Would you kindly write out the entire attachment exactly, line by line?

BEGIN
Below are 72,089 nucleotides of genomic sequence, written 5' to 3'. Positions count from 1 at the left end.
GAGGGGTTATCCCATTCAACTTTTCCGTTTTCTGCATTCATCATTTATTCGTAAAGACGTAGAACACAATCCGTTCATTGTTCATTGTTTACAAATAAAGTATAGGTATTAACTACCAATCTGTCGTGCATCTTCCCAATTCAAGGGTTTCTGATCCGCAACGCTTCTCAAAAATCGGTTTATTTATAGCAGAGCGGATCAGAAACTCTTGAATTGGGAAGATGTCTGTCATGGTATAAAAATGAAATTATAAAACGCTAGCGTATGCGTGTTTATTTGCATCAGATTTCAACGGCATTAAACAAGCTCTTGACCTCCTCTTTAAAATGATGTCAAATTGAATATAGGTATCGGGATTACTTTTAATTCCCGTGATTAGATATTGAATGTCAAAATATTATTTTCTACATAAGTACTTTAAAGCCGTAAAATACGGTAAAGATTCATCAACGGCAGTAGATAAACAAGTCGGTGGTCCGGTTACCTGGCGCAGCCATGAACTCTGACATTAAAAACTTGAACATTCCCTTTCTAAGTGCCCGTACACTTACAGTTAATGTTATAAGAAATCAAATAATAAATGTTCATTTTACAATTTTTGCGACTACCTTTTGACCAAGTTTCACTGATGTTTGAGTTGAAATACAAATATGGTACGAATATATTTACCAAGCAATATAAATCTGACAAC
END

Below are 72,089 nucleotides of genomic sequence, written 5' to 3'. Positions count from 1 at the left end.
GAGGGGTTATCCCATTCAACTTTTCCGTTTTCTGCATTCATCATTTATTCGTAAAGACGTAGAACACAATCCGTTCATTGTTCATTGTTTACAAATAAAGTATAGGTATTAACTACCAATCTGTCGTGCATCTTCCCAATTCAAGGGTTTCTGATCCGCAACGCTTCTCAAAAATCGGTTTATTTATAGCAGAGCGGATCAGAAACTCTTGAATTGGGAAGATGTCTGTCATGGTATAAAAATGAAATTATAAAACGCTAGCGTATGCGTGTTTATTTGCATCAGATTTCAACGGCATTAAACAAGCTCTTGACCTCCTCTTTAAAATGATGTCAAATTGAATATAGGTATCGGGATTACTTTTAATTCCCGTGATTAGATATTGAATGTCAAAATATTATTTTCTACATAAGTACTTTAAAGCCGTAAAATACGGTAAAGATTCATCAACGGCAGTAGATAAACAAGTCGGTGGTCCGGTTACCTGGCGCAGCCATGAACTCTGACATTAAAAACTTGAACATTCCCTTTCTAAGTGCCCGTACACTTACAGTTAATGTTATAAGAAATCAAATAATAAATGTTCATTTTACAATTTTTGCGACTACCTTTTGACCAAGTTTCACTGATGTTTGAGTTGAAATACAAATATGGTACGAATATATTTACCAAGCAATATAAATCTGACAAC